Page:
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Expo_Seeker40

Your perfect day in FMCP

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<!--quoteo--><div class='quotetop'>QUOTE</div><div class='quotemain'><!--quotec-->Then you just go out to FMCP with your handheld GPS and find it. And the result? More likely than not you'll arrive at the exact location Hoodlock found!<!--QuoteEnd--></div><!--QuoteEEnd-->

Thanks, Randy-- I'm sure you're right about that. And thanks for the map, Hoodlock-- which I actually already have, but appreciate nonetheless. I guess I was just trying to get a better idea of your vantage point in the photograph you took. Was it from outside the park looking at the bombing location-- or from inside looking out? -Trey

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Sheesh Don, every time I've been at the park, I'm always with a gaggle of folks, Fair fans, and we spend hours around the Unisphere. How could we have missed you?

I'm the only guy there not playing soccer or rollerblading around the Unisphere, I dunno how I missed you unless I thought you were a lost group looking for TOP. Recently I go at night, it's cooler then. Let me know when you plan another outing, a walk thru the park with fair fans would be awesome.

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Worldsfairent, after further review, I have discovered that I was in error when I located the bombsite and took the picture in question. With the aide of new tools, I am now able to show with certainly the true location of that fateful event.

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<!--quoteo--><div class='quotetop'>QUOTE</div><div class='quotemain'><!--quotec-->Let me know when you plan another outing, a walk thru the park with fair fans would be awesome.<!--QuoteEnd--></div><!--QuoteEEnd-->

There's always an announcement here on the board. Stay tuned!

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That seems to make sense, Hoodlock-- because any time I've tried to orient myself through past and present maps-- it has always seemed to be somewhere close to the current post office location. -Trey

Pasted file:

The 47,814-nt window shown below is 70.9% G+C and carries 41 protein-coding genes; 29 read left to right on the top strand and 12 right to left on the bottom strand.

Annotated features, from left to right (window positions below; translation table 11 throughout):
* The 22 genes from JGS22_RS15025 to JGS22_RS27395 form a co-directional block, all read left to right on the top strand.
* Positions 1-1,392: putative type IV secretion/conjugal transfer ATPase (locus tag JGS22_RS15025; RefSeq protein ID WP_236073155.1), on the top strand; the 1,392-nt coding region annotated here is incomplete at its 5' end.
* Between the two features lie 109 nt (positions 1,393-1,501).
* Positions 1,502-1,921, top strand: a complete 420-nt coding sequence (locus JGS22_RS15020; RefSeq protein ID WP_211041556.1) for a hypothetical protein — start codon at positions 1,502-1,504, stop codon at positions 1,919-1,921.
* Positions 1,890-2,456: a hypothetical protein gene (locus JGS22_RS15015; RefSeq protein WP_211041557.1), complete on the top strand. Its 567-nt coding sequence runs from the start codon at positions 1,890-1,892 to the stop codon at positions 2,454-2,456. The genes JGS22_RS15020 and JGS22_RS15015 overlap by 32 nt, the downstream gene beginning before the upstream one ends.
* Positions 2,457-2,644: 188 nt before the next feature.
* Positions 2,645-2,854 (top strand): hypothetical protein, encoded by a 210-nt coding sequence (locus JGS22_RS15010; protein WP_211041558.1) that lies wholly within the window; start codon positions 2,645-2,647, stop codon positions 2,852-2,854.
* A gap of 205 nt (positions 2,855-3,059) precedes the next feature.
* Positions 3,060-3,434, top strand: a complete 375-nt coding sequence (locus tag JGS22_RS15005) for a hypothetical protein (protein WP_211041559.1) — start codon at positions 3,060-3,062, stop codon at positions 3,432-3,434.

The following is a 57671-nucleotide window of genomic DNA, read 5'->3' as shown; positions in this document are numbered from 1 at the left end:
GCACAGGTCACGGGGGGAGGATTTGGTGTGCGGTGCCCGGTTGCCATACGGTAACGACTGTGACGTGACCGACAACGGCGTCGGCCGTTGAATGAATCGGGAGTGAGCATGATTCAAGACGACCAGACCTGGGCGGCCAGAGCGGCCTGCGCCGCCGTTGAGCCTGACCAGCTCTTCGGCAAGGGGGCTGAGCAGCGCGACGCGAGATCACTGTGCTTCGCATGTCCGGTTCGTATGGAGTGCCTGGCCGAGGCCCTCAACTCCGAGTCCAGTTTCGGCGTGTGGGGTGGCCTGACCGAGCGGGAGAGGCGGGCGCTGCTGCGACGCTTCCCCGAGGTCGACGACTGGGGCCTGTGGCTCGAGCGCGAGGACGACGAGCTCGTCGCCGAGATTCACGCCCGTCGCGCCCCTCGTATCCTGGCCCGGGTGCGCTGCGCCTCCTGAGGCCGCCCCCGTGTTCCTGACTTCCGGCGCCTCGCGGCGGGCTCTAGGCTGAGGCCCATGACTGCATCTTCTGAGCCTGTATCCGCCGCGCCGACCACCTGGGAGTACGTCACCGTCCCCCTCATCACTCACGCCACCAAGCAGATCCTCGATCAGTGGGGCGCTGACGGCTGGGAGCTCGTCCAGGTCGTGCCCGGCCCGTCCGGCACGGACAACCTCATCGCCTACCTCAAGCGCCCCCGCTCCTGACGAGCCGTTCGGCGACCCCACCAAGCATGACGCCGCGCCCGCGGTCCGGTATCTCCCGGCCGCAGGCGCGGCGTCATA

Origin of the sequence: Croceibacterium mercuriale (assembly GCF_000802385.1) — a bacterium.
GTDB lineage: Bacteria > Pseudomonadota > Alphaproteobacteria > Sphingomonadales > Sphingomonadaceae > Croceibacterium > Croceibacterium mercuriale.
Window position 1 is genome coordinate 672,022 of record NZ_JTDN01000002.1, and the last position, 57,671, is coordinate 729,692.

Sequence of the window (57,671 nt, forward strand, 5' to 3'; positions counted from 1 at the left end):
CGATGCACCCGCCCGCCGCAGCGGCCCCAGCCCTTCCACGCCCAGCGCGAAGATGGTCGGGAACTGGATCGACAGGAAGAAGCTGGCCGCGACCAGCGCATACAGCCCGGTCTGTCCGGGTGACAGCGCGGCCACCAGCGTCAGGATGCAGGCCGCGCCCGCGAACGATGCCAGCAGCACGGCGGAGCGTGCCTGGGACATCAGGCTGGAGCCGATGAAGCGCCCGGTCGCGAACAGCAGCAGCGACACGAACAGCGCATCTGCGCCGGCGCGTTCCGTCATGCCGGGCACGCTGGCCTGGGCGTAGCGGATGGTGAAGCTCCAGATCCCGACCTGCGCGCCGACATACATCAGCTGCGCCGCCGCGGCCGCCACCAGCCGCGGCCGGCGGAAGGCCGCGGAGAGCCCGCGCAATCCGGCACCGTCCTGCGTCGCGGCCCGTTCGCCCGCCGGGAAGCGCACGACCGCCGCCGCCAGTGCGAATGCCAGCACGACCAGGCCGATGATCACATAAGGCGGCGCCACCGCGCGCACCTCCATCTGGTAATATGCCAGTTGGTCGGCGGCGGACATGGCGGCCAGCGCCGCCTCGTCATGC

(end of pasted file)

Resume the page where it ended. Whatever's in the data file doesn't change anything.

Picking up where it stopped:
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For the record it is important to name the other officers maimed or injured in the explosion (This was the third bombing in NYC in two weeks).

Detective William J. Federer

Detective Joseph Gallagher

Detective Martin J. Schuchman

Patrol officer Emil Vyskoeil

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Back in 1940 did the City provide insurance for the lives of police officers, to help their families in a tragedy like this? Nothing replaces a loved one of course- I'm just curious how hard the families had it in the next few years in the absence of the 'breadwinner', and if the City did anything to help, and if it was proportional to what the family of a City police/fire person lost on 9/11 might expect. One would think that Great Britain might have helped too since the police call was servicing their Pavilion, but then they were already at War at the time, losing thousands of their own citizens in the Blitz.

Was anybody ever convicted for planting the bomb, or did the investigation result in pretty sound evidence of who did it, or who "ordered it" ?

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Randy, no one person or group were ever held accountable for this act of terrorism.

As far as I know, Life Insurance, Personal Disability Income Protector, Personal Hospital Intensive Care or Hospital Protection was not available. (Aflac was founded in November 15. 1955)*

However, the Police do take care of their own, and a fund was created to help the families.

Up until a few years ago, the surviving family of the fallen police officers met for a remembrance ceremony. This observance was not held at the site of the event, but was held by the commemorative plaque by New York City Building (The Queens Museum).

*In 2001 Aflac was in the process of enrolling the members of the New York Fire Department, when the tragedy of September 11, took place.

Aflac honored every claim, even though the policies had not gone into effect at that time. Aflac had the legal right to reject the claims but chose not to. Aflac also waived all premiums due for six-months to all who were affected by the event (this was also done for the victims of Katrina).

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Glad you added the officers names, Hoodlock. It's an often overused word-- but they truly were heroes.